The film studios behind the Harry Potter franchise, Warner Bros., has weighed in on comments made by author J.K. Rowling that biological sex is a real thing and must be respected for the sake of women’s rights.
On Saturday, Rowling reaffirmed her stance that one’s biological sex matters and can never be viewed as a social construct.
If sex isn’t real, there’s no same-sex attraction. If sex isn’t real, the lived reality of women globally is erased. I know and love trans people, but erasing the concept of sex removes the ability of many to meaningfully discuss their lives. It isn’t hate to speak the truth…The idea that women like me, who’ve been empathetic to trans people for decades, feeling kinship because they’re vulnerable in the same way as women — ie, to male violence — ‘hate’ trans people because they think sex is real and has lived consequences — is a nonsense.
Amid pressure to respond to her comments, the media conglomerate said in a statement that “events in the last several weeks have firmed our resolve as a company to confront difficult societal issues,” a presumed reference to the nationwide riots that have rocked America following the death of George Floyd in police custody. However, they did not mention Rowling by name.
The Warner Bros. statement read:
Warner Bros.’ position on inclusiveness is well established, and fostering a diverse and inclusive culture has never been more important to our company and to our audiences around the world. We deeply value the work of our storytellers who give so much of themselves in sharing their creations with us all. We recognize our responsibility to foster empathy and advocate understanding of all communities and all people, particularly those we work with and those we reach through our content.
On Thursday, Rowling refused to back down from the argument, citing her own experiences as a female victim of domestic abuse in a heartfelt essay.
Rowling wrote on her website:
If you could come inside my head and understand what I feel when I read about a trans woman dying at the hands of a violent man, you’d find solidarity and kinship. I have a visceral sense of the terror in which those trans women will have spent their last seconds on earth, because I too have known moments of blind fear when I realised that the only thing keeping me alive was the shaky self-restraint of my attacker,” said Rowling.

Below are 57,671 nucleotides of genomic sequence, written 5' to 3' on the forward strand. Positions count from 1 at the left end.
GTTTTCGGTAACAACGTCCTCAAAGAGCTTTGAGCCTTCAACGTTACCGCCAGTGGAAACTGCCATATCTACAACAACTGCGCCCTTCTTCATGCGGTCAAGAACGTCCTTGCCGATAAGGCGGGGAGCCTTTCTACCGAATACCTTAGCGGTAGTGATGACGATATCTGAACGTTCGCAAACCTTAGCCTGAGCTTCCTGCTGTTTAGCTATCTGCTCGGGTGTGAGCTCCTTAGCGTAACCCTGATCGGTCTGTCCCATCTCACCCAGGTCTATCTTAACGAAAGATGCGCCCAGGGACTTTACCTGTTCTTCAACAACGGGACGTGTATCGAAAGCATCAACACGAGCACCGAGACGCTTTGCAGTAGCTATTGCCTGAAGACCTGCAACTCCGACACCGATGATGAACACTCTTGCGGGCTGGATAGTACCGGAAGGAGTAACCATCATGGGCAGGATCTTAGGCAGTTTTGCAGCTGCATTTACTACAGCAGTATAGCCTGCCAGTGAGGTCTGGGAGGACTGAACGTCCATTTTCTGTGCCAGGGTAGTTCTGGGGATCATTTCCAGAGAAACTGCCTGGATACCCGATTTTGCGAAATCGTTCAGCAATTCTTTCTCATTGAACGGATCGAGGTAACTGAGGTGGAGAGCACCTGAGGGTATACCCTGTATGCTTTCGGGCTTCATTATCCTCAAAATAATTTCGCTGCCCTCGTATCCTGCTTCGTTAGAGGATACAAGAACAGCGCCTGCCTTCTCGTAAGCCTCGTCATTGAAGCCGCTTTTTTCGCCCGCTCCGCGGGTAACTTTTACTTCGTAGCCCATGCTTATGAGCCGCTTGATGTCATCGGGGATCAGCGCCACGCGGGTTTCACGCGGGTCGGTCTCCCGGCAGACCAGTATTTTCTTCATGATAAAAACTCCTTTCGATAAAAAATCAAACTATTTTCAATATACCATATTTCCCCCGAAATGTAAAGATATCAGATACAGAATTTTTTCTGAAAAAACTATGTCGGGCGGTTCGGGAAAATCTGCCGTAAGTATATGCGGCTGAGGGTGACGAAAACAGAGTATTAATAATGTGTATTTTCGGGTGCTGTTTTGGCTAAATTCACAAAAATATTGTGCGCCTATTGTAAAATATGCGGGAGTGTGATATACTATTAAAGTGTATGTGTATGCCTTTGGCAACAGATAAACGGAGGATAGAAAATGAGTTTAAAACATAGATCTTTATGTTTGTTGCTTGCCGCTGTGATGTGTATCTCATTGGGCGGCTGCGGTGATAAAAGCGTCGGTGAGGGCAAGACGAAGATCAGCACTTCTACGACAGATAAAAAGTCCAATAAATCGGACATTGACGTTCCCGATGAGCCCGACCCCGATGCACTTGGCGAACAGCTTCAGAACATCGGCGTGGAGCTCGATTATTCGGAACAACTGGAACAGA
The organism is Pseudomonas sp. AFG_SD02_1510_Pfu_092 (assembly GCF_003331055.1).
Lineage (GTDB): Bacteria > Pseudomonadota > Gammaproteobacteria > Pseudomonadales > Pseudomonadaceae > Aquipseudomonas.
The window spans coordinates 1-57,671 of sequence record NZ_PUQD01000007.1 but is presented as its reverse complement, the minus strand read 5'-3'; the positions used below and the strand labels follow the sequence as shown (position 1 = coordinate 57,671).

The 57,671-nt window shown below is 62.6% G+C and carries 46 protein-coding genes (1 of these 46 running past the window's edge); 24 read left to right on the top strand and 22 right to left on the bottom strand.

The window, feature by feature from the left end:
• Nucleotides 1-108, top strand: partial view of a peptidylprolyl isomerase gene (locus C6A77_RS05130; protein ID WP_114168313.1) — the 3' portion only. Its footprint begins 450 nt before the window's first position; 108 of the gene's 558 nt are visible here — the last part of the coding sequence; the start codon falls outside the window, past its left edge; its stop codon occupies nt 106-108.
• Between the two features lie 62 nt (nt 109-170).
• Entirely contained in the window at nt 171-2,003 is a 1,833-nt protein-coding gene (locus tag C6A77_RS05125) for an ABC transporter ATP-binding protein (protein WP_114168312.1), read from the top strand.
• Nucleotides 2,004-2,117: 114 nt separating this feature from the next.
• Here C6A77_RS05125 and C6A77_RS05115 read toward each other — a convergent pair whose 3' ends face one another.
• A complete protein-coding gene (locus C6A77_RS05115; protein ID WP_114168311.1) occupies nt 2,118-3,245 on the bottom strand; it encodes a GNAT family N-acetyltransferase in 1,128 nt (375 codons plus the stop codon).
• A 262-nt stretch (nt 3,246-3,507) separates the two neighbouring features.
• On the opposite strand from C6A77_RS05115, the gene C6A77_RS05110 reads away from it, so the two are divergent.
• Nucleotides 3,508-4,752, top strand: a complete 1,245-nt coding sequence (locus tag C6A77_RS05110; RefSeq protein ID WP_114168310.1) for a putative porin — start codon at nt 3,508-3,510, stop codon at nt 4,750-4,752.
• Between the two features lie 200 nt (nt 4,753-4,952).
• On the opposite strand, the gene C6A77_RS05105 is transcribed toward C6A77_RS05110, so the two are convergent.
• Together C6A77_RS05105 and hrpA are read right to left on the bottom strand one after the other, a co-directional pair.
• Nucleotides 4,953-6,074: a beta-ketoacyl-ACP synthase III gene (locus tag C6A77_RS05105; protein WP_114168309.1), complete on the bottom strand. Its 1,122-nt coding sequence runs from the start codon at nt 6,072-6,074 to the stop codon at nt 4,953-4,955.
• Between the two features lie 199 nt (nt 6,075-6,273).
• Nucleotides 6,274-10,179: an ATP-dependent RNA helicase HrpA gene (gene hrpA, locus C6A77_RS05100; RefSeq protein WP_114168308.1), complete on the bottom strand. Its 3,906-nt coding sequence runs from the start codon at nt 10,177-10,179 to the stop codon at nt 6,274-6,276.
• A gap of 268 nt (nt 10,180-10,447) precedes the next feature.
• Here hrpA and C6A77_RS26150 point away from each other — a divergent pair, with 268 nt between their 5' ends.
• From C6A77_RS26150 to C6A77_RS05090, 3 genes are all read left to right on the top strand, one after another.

I refuse to bow down to a movement that I believe is doing demonstrable harm in seeking to erode ‘woman’ as a political and biological class and offering cover to predators like few before it. I stand alongside the brave women and men, gay, straight and trans, who’re standing up for freedom of speech and thought, and for the rights and safety of some of the most vulnerable in our society: young gay kids, fragile teenagers, and women who’re reliant on and wish to retain their single sex spaces.
The 54-year-old bestselling author has faced criticism from many of the biggest stars of her films, including Daniel Radcliffe, Emma Watson, and Eddie Redmayne.
“Trans people are who they say they are and deserve to live their lives without being constantly questioned or told they aren’t who they say they are,” Watson wrote earlier this week.
Trans people are who they say they are and deserve to live their lives without being constantly questioned or told they aren’t who they say they are.
— Emma Watson (@EmmaWatson) June 10, 2020
“I disagree with Jo’s comments,” said Redmayne, who played the role of the world’s first transgender woman in the 2015 film The Danish Girl. “Trans women are women, trans men are men and non-binary identities are valid.”
“Transgender women are women,” added Radcliffe in a statement earlier this week. “Any statement to the contrary erases the identity and dignity of transgender people and goes against all advice given by professional health care associations, who have far more expertise on this subject matter than either Jo or I.”